It has been said by one Father Larry Lorenzoni that birthdays are good for you, as those who have more of them tend to live longer. This is an excellent example of today's lesson: the line between correlation and causation, which is becoming so blurred by media outlets as to have become virtually indistinguishable from a sign saying 'Please cross here'.
First, we must explain our terms.
'Correlation' is what happens when two things go together. For instance, it is true that the number of birthdays you have had correlates directly with how old you are (one may have to make a separate category for those born on 29th February, but the principle still holds). It is true that how heavy you are tends to roughly correlate with how tall you are, although admittedly the is getting weaker. It is also probably true that during a flu epidemic the amount of Lemsip sold goes up, while the number of beach umbrellas probably goes down (the latter is called negative correlation).
Two things are 'uncorrelated' if they are unrelated, such as the number of spots on my dalmation (if I had one), and the frequency of buses on the Cregagh Road.
'Causation' is a different thing, and happens when one thing causes another to happen. For example, when people get colds and flus, they buy Lemsip to get rapid relief from their symptoms. I don't though, because I hate Lemsips, but this is not statistically significant. They are also less likely to go to the beach, and so do not need a beach umbrella.
From this you should be able to see that 'correlation' and 'causation' are not at all the same thing, and should not be confused. There are three Important Things to remember here:
1. Correlation may be coincidental
For instance, it has been pointed out that a decrease in piracy worldwide has correlated with an increase in global warming; this does not, of course, indicate that pirates were good for the environment.
Similarly, the rise of reality TV shows roughly corresponded with my own progression through university, but I think we can safely assume that they did not help me in any way and that I would probably have gone through university regardless.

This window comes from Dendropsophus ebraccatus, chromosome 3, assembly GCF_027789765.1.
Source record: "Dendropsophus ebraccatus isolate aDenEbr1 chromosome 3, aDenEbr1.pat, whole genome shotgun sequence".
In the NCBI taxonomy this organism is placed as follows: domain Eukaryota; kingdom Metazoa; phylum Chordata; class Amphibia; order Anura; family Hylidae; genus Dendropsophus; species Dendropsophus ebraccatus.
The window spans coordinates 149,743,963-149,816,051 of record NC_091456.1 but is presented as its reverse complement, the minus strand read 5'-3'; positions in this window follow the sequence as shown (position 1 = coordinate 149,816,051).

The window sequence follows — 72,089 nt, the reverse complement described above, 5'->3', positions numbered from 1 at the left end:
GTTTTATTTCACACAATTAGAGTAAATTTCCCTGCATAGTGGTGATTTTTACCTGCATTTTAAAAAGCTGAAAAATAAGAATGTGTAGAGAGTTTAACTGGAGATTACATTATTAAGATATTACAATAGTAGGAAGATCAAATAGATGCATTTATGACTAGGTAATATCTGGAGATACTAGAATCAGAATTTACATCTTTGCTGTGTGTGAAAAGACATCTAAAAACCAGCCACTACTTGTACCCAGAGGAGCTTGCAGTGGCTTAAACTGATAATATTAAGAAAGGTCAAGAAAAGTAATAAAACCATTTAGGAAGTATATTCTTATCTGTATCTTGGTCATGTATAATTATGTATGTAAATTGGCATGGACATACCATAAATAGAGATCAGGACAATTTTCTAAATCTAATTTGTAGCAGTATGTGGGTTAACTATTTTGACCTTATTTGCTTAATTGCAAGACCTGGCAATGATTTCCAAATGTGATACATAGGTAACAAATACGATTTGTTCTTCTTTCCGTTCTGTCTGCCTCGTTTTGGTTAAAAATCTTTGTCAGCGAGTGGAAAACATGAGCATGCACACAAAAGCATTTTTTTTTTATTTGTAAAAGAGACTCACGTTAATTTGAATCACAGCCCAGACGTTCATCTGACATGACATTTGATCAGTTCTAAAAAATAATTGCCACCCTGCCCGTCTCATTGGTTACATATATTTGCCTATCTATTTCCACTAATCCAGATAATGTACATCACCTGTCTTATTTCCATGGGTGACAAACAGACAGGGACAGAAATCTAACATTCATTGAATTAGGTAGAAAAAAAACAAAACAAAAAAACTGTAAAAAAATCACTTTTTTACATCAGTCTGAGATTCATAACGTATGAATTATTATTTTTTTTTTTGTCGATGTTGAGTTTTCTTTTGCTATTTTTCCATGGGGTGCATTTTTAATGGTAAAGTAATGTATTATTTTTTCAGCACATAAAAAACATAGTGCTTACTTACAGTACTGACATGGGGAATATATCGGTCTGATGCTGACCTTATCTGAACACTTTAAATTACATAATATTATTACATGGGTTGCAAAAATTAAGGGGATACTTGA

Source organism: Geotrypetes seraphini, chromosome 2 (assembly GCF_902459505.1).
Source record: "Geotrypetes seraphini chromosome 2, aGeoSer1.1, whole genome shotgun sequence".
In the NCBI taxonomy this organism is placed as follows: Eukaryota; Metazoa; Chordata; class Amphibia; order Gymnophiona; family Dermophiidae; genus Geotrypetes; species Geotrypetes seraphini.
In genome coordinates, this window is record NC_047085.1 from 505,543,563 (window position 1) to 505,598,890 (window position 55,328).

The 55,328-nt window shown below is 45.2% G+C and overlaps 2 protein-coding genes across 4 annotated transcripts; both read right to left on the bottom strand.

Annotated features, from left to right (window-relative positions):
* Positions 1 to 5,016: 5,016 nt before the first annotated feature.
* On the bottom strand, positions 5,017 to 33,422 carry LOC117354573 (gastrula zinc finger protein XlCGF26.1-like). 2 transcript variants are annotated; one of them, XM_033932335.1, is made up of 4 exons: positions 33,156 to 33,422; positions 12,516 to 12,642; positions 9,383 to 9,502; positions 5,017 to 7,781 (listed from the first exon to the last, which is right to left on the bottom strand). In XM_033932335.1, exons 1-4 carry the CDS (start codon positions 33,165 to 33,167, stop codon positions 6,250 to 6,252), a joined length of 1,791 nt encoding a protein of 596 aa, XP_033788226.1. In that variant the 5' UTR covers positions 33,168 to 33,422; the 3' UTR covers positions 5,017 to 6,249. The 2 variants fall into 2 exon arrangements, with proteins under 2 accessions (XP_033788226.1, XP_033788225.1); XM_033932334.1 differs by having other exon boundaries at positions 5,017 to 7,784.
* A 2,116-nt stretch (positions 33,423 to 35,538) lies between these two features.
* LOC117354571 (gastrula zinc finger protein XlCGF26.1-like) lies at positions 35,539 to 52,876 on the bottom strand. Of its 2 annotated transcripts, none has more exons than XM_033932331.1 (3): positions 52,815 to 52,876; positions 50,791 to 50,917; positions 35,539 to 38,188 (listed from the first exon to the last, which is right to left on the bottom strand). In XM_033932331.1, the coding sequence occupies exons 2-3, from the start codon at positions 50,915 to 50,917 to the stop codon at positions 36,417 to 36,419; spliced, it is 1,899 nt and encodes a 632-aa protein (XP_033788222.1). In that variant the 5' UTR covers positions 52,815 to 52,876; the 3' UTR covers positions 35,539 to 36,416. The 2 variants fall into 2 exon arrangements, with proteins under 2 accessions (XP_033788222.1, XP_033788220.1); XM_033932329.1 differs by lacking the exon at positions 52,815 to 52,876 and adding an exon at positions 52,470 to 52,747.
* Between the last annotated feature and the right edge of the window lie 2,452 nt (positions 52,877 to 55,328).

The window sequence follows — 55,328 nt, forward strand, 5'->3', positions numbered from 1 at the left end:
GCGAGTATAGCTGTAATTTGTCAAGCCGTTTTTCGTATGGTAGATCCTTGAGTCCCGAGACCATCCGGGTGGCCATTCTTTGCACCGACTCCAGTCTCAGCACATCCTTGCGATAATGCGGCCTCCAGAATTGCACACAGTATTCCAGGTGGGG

2. Correlation may arise from a root cause
During a flu epidemic, we have seen that Lemsip sales will increase; it is also likely that more people will take time off work. This does not, however, imply that buying Lemsip makes you take a day off, or that having a sneaky day off makes us all so gleeful that we rush out to Boots and crack open the cold rememdies. It is merely that they are both caused by the same thing.
A similar effect happens when you give teenagers injections, and this leads to much suspicion about vaccines such as the cervical Cancer one. If you inject a teenage girl with anything at all, including water, or indeed nothing - if, in fact, you stick a needle in the arm of a teenage girl, you will find that very often you don't hear the end of it for days. This is not the same thing as a side effect of whatever you injected. Therefore it is not correct to assume that a rise in headaches in the days after a vaccination programme implies that the vaccination causes headaches; in reality, it may be that sticking a needle in the arm caused an excuse for a bit of drama in the mind of a 14-year old.
3. Causation may not work in the expected direction
This is where the birthday thing comes in, because Father Larry has extrapolated in the wrong direction: it is not so much that having more birthdays makes you live longer, but that living longer makes you have more birtdays. This phenomenon, which we will call 'Causation Direction Reversal' is a good source of potential humour.
I trust that everyone now understands the difference between correlation and causation, and that you will now be better equipped to make up jokes.